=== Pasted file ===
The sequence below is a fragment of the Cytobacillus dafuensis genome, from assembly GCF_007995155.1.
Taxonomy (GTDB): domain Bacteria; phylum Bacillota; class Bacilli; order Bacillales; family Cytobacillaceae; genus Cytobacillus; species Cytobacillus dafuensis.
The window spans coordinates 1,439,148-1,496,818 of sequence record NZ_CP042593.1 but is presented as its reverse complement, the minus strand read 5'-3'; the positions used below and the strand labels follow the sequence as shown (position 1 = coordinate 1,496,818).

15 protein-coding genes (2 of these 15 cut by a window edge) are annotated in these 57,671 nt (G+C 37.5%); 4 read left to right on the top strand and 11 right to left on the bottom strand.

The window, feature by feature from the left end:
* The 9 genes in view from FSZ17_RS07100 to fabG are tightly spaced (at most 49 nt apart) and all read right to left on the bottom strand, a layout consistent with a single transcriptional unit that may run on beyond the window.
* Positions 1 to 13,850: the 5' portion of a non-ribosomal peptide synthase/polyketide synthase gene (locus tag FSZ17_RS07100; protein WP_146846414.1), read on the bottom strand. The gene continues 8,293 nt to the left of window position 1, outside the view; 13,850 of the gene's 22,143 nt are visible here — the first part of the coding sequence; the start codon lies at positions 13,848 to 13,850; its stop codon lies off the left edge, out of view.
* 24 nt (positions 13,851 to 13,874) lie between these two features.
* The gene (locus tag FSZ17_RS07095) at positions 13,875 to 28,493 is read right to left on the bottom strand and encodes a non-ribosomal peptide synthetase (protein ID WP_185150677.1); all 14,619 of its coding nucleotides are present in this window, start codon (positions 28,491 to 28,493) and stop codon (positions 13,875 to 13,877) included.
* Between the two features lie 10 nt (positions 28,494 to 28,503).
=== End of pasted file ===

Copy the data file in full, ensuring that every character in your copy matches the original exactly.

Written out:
The sequence below is a fragment of the Cytobacillus dafuensis genome, from assembly GCF_007995155.1.
Taxonomy (GTDB): domain Bacteria; phylum Bacillota; class Bacilli; order Bacillales; family Cytobacillaceae; genus Cytobacillus; species Cytobacillus dafuensis.
The window spans coordinates 1,439,148-1,496,818 of sequence record NZ_CP042593.1 but is presented as its reverse complement, the minus strand read 5'-3'; the positions used below and the strand labels follow the sequence as shown (position 1 = coordinate 1,496,818).

15 protein-coding genes (2 of these 15 cut by a window edge) are annotated in these 57,671 nt (G+C 37.5%); 4 read left to right on the top strand and 11 right to left on the bottom strand.

The window, feature by feature from the left end:
* The 9 genes in view from FSZ17_RS07100 to fabG are tightly spaced (at most 49 nt apart) and all read right to left on the bottom strand, a layout consistent with a single transcriptional unit that may run on beyond the window.
* Positions 1 to 13,850: the 5' portion of a non-ribosomal peptide synthase/polyketide synthase gene (locus tag FSZ17_RS07100; protein WP_146846414.1), read on the bottom strand. The gene continues 8,293 nt to the left of window position 1, outside the view; 13,850 of the gene's 22,143 nt are visible here — the first part of the coding sequence; the start codon lies at positions 13,848 to 13,850; its stop codon lies off the left edge, out of view.
* 24 nt (positions 13,851 to 13,874) lie between these two features.
* The gene (locus tag FSZ17_RS07095) at positions 13,875 to 28,493 is read right to left on the bottom strand and encodes a non-ribosomal peptide synthetase (protein ID WP_185150677.1); all 14,619 of its coding nucleotides are present in this window, start codon (positions 28,491 to 28,493) and stop codon (positions 13,875 to 13,877) included.
* Between the two features lie 10 nt (positions 28,494 to 28,503).